What, finally, of the important theme briefly sounded in the opening chapter of the book – the garden as a site for the “fusion,” “combination,” or “interdependence” of nature and humanity? Is this a theme developed in the writings of the figures discussed in the book? The claim that the garden is a fusion of the human and the natural is not the dull one that a garden is the result of natural processes, such as photosynthesis, and of human effort. The point, rather, as Young indicates, is that gardens make explicit the interdependence of culture and nature: they exemplify it and render it salient. This interdependence exists even in the case of playing the cello or solving crossword puzzles – but not in the salient way it does in the case of gardening, which therefore serves as symbol and reminder of the inextricable entwinement of human practice and natural process. What the garden shows is that we could not be what we are except through the grace of nature: but nor could nature be experienced as it is except through the cultural and creative practices in which we engage.
This is a truth that some, at least, of Young’s great writers appreciate. Orwell’s gardening was “a realist’s enterprise” not least because of “the practical candour”of recognizing the dependence of the enterprise on “soil, sunlight, humidity, acidity.” At the same time, he knew how the practice of gardening – its delights as well as its toil – could correct the false perceptions of the world that abstraction, convention, and an impoverished language have helped to create. Rousseau, Nietzsche, and Woolf were certainly men who were acutely sensitive to – and either celebrated or bemoaned – the severe constraints that nature placed on human endeavours, but were aware too how these endeavours shaped perceptions of nature. Rousseau’s “noble savage,” Nietzsche’s “natural aristocrat,” Woolf’s Ceylonese farmer in his novel The Village in the Jungle, experience the natural world in a manner quite unlike that of urban sophisticates belonging to a very different kind of culture.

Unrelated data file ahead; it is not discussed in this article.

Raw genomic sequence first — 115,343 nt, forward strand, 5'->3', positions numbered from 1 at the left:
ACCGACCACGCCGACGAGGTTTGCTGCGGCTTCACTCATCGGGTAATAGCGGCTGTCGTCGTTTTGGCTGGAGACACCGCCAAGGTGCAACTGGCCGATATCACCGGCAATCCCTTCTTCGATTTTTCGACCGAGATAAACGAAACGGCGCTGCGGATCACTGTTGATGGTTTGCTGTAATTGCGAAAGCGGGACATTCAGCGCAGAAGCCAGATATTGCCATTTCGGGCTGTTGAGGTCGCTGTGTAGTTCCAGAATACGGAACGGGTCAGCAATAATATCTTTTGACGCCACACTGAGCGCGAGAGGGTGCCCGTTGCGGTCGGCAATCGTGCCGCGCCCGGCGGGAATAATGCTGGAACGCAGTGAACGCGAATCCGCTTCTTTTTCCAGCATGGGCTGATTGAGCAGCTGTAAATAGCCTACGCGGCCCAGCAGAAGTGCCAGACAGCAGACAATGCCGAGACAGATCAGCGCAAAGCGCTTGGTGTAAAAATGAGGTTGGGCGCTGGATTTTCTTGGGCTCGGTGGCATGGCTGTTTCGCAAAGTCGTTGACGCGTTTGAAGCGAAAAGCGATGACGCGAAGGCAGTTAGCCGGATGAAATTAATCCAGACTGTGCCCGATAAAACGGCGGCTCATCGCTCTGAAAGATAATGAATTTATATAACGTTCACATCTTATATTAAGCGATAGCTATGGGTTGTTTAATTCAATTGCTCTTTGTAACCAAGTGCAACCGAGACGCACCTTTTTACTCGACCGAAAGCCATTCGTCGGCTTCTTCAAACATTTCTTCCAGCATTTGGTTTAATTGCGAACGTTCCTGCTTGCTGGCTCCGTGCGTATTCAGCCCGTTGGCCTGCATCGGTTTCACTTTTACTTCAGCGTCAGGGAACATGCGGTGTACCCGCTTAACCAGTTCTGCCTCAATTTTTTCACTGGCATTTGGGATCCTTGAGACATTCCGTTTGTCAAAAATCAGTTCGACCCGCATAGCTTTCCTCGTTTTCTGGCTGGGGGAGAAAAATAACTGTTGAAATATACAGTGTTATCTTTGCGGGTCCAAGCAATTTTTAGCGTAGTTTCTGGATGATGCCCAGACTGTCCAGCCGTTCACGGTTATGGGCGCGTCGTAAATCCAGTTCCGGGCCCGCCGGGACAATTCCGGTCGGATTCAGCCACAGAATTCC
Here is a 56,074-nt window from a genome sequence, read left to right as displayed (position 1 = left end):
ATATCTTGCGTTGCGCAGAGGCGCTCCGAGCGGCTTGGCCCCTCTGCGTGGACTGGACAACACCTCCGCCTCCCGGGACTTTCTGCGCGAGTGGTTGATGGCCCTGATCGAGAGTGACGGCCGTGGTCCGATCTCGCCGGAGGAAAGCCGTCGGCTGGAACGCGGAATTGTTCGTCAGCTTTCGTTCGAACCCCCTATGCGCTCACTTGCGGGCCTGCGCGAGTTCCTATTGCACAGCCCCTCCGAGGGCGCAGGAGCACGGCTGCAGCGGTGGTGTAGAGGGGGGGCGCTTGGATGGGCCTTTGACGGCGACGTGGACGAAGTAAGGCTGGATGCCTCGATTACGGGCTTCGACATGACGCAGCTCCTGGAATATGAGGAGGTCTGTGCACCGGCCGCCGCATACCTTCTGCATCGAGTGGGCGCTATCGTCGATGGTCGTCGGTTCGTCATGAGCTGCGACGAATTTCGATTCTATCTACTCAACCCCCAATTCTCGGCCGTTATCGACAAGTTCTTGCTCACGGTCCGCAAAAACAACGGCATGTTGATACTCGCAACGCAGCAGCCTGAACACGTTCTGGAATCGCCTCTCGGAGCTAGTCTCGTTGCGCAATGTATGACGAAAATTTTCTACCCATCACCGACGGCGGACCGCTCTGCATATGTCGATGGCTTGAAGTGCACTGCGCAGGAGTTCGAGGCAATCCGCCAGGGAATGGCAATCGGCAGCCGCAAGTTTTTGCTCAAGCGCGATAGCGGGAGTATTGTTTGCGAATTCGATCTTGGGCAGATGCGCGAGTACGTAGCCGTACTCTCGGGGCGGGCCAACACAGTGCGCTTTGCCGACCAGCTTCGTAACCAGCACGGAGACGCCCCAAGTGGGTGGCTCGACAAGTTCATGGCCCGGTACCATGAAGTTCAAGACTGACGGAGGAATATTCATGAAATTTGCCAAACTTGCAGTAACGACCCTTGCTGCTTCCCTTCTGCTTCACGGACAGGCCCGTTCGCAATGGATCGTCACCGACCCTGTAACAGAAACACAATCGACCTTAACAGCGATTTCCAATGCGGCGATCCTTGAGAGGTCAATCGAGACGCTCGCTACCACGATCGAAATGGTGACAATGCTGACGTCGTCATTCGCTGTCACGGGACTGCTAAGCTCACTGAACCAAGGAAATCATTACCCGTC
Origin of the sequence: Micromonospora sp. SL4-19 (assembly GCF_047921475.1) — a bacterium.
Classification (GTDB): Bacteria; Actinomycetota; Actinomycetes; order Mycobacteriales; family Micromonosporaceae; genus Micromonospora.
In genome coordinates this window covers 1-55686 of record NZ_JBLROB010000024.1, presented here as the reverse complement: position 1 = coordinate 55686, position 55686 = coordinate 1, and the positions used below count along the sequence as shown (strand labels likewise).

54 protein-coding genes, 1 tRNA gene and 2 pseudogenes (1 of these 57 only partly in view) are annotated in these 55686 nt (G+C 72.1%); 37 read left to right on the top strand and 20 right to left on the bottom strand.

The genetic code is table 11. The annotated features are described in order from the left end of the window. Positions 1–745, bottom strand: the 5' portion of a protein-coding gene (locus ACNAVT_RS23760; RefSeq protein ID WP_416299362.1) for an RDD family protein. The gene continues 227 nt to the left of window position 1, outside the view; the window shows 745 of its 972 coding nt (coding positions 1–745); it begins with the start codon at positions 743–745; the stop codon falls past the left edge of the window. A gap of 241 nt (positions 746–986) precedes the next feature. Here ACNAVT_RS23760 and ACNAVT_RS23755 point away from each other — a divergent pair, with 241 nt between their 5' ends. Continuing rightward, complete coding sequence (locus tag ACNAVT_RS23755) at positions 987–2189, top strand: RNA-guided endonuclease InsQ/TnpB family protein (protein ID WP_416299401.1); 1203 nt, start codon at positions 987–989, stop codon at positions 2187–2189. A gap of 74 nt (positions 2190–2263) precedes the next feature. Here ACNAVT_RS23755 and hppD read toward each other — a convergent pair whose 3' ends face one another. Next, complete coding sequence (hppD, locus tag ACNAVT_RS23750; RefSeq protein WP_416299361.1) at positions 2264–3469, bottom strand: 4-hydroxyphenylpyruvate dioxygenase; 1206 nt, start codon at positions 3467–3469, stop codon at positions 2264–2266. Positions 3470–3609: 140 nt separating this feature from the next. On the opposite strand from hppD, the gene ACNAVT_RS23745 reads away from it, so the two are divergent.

Candide’s custodianship of his garden, writes Young, “nurtured the community as well as the soil,” while Voltaire’s own garden, or estate, demonstrated the mutual dependence of the human good and the good of the earth. A community cannot flourish that does not respect the soil, while the soil becomes barren without the care of a community. It is another aspect of the fusion between culture and nature that Emily Dickinson exposes when she writes of her poems as “blossoms in the brain.” The poems are not autonomous creations, but grow out of the poet’s experience of nature, while this experience, in turn, is informed by a distinctive poetic sensibility. Here we have an example of the way in which, as Young describes it, writers “have made the garden their intellectual and artistic collaborator.”
Time was when the garden was a subject of significant interest to French philosophes, English Romantic thinkers, and even German metaphysicians. (Kant, Hegel, and Schopenhauer all discussed gardens.) After two centuries of neglect, there has been, over the last 20 years, a welcome revival of philosophical attention to the garden. Professors of Aesthetics, for example, who once confined themselves to art works or “wild” nature, now write about “human” or “hybrid” landscapes, gardens included. But there is revived attention as well to questions about the modes of meaning that gardens express, their contribution to well-being, and the virtues (and perhaps vices) of gardening as a practice. These are questions that – through the prism of the great writers he portrays – Damon Young has, with style and lightness of touch, invited his readers to consider. The book could have benefited from a more rigorous criterion of selection of its subjects, and perhaps from a more discursive concluding chapter that brought together, and brought out, themes implicit in the essays. Despite this, Voltaire’s Vine is an enjoyable and erudite addition to a burgeoning literature. It is also a testament to the fascination of places whose “mystery,” as the author concludes, is “rarely far away.”